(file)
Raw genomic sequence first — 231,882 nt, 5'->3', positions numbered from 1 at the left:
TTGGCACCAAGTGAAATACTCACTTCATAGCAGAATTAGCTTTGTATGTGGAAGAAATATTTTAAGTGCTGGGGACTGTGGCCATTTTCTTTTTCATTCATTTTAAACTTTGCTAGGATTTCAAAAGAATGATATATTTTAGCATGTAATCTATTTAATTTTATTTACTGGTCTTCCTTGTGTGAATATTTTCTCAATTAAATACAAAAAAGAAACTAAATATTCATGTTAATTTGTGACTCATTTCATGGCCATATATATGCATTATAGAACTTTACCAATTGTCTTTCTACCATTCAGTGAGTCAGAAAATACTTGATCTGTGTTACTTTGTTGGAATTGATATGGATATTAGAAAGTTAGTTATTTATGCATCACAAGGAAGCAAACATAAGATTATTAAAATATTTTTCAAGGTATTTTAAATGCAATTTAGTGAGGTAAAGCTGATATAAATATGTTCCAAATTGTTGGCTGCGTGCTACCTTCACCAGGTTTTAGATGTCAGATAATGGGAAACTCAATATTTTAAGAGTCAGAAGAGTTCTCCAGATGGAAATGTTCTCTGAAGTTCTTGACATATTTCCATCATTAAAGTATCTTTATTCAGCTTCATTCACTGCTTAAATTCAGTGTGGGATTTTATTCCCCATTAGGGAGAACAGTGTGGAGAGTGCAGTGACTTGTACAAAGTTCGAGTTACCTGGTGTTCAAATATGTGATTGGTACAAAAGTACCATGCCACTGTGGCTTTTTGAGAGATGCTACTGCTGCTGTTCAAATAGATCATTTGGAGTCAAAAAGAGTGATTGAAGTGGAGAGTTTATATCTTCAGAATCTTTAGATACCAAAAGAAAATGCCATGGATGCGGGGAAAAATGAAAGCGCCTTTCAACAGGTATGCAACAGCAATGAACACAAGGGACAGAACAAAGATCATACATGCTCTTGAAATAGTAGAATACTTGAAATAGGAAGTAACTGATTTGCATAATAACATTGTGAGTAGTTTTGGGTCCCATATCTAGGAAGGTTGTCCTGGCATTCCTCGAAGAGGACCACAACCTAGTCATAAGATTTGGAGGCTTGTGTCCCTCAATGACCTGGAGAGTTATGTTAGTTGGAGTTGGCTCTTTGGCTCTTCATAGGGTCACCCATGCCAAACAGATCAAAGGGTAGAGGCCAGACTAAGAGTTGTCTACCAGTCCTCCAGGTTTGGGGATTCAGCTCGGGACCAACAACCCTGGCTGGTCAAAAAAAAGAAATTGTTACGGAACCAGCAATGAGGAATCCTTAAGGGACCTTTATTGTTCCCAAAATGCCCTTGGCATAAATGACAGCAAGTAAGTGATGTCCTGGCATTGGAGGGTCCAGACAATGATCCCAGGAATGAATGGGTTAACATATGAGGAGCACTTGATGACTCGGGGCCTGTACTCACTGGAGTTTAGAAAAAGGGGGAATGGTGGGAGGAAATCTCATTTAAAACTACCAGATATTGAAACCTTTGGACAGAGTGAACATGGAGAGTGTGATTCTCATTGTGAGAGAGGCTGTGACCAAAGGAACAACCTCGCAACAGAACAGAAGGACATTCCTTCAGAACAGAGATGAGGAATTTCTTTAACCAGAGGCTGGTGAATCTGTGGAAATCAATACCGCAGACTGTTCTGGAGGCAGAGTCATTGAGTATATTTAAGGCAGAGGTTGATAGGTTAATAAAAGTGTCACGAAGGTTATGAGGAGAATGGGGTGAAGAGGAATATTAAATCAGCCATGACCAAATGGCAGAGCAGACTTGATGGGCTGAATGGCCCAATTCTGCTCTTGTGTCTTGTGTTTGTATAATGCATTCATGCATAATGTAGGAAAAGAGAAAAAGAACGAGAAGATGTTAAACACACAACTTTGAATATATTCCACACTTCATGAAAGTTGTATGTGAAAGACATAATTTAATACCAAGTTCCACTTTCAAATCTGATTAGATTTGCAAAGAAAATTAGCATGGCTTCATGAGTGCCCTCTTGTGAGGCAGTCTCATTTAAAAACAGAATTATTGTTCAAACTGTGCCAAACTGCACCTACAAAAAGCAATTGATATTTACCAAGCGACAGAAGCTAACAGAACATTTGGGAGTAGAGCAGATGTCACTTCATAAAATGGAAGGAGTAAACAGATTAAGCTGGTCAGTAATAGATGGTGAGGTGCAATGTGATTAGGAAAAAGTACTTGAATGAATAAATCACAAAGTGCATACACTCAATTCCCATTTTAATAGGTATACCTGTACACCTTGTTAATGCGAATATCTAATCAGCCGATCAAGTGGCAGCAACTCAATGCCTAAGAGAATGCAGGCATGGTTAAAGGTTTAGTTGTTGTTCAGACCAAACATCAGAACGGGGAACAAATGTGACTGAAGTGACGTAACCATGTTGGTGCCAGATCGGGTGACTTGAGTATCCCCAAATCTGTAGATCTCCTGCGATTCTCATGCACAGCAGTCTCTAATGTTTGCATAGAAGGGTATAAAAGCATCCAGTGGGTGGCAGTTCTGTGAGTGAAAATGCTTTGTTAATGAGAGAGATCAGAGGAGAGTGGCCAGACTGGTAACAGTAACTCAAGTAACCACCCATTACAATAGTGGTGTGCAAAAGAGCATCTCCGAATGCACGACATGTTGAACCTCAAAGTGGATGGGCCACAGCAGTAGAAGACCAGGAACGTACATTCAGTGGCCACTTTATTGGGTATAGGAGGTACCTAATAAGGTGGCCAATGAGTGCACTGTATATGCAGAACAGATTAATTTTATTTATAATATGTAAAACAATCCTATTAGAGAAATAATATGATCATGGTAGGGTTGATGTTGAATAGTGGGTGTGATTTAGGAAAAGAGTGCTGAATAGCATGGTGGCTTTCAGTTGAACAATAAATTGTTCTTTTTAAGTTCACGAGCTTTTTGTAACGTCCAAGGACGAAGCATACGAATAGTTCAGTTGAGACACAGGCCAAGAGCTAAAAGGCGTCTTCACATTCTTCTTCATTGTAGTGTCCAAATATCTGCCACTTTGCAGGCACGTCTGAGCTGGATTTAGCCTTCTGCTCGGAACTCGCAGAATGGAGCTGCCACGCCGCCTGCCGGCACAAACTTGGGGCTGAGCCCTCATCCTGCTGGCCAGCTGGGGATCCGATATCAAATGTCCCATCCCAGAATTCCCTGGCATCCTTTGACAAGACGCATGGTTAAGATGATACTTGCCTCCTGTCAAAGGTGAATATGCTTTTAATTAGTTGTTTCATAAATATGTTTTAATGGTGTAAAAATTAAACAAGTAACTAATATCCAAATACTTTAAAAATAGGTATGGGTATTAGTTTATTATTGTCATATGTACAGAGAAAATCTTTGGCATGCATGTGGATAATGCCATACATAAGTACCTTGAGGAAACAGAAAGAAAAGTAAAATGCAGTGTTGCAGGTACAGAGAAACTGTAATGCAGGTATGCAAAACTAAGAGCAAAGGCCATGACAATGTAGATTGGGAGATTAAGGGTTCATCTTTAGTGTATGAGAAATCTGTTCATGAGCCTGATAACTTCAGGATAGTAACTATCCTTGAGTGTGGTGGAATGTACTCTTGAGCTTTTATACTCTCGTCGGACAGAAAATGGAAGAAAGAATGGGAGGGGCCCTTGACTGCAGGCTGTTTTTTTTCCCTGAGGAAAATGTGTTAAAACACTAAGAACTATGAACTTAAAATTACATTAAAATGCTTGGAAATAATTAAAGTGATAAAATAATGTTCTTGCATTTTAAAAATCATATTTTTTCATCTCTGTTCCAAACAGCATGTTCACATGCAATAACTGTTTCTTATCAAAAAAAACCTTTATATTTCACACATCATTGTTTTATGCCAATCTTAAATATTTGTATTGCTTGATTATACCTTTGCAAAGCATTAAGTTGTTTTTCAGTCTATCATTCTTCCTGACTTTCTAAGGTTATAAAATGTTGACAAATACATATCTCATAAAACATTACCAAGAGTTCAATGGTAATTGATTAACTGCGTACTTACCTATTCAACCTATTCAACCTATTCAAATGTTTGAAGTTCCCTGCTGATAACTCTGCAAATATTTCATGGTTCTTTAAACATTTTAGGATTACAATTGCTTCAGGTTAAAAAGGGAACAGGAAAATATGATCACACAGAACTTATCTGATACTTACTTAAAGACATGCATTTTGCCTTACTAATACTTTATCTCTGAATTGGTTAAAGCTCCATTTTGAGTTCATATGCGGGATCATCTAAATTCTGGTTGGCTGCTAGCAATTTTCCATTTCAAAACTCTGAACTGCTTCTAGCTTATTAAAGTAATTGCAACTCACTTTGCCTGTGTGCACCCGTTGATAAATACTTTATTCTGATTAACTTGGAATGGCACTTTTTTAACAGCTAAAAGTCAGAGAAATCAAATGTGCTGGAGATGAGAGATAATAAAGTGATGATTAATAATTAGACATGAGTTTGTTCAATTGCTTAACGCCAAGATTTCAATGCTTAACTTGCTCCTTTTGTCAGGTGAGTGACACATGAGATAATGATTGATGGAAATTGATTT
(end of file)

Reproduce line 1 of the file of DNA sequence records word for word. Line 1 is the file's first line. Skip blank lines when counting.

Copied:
Raw genomic sequence first — 231,882 nt, 5'->3', positions numbered from 1 at the left: